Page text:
International Tourism in Mexico and its Recovery after the Pandemic

Tourism is one of the most important sources of revenue for Mexico, as it contributes a large portion, almost 9%, to the country’s GDP. However, during the pandemic, global tourism suffered severe setbacks and is unlikely to fully recover in Mexico until 2023. Nevertheless, the country was affected less than most countries, as a lack of entry restrictions allowed international tourists to enter the country even during the pandemic, making Mexico the third most visited country in the world in 2020. Nonetheless, the Mexican tourism industry suffered greatly from the effects of the pandemic, which makes it all the more important that the numbers now finally seem to be recovering.

Comparing this year’s August with August 2021, the number of international tourists coming to Mexico increased by 105.7%. 2.77 million tourists visited the country, compared to only 1.35 million during the same period last year. However, according to the INEGI Institute, these figures are still 22% lower than those reported in 2019. The statistics show that more tourists arrived by plane, 239.5% more than the previous year. Likewise, border tourism has also increased by 64%.

In connection to this, tourist spending during their stay in Mexico is also recovering. These amount to 1.8 billion US Dollars in August, which is over 250% more than in 2020. Moreover, this figure is only slightly lower than in 2019, which means that the per capita spending of international tourists has also increased.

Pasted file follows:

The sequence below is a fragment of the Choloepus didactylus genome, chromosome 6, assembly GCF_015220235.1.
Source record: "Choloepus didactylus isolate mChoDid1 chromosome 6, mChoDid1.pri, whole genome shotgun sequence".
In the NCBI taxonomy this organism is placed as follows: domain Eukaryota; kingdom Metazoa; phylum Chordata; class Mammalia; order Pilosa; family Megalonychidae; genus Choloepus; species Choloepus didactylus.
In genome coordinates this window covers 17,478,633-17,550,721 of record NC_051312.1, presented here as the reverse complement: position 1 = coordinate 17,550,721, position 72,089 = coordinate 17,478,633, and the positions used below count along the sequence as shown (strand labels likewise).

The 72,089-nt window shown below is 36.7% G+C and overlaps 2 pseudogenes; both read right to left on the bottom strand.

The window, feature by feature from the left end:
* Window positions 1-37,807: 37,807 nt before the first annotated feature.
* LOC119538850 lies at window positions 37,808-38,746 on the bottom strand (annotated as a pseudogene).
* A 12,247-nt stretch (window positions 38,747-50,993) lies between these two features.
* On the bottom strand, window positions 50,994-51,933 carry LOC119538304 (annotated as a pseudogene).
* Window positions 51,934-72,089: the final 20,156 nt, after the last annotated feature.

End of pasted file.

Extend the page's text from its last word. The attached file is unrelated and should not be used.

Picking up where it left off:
Especially the Tourism in the Mexican Caribbean Has Good Forecasts

The region around the Mexican Caribbean seems to be recovering the fastest, even if it is still far below the figures of two years ago as well. The contribution of this region alone to the GDP is forecast to grow by 47.3%, compared to 2020. Similarly, per capita tourist spending is forecast to increase by over 60%. Notably, this development will also create up to 12% more jobs, which is particularly important given that around a quarter of all jobs in the region were lost during the pandemic. Globally, on the other hand, an increase of only 0.7% is expected.

The fact that Mexico and especially the Caribbean are recovering so quickly is largely due to the measures taken there to make tourism possible again. Regional travel restrictions are very flexible, infection rates remain low, and new health and safety protocols have been put in place. However, Julia Simpson, president of the World Travel and Tourism Council (WTTC), suggests additional measures to boost tourism after the pandemic. These include the freedom of travel for fully vaccinated tourists, easy proof of covid status, and the recognition of all WHO-licensed vaccines and the promotion of vaccine equity so that no region is left behind.

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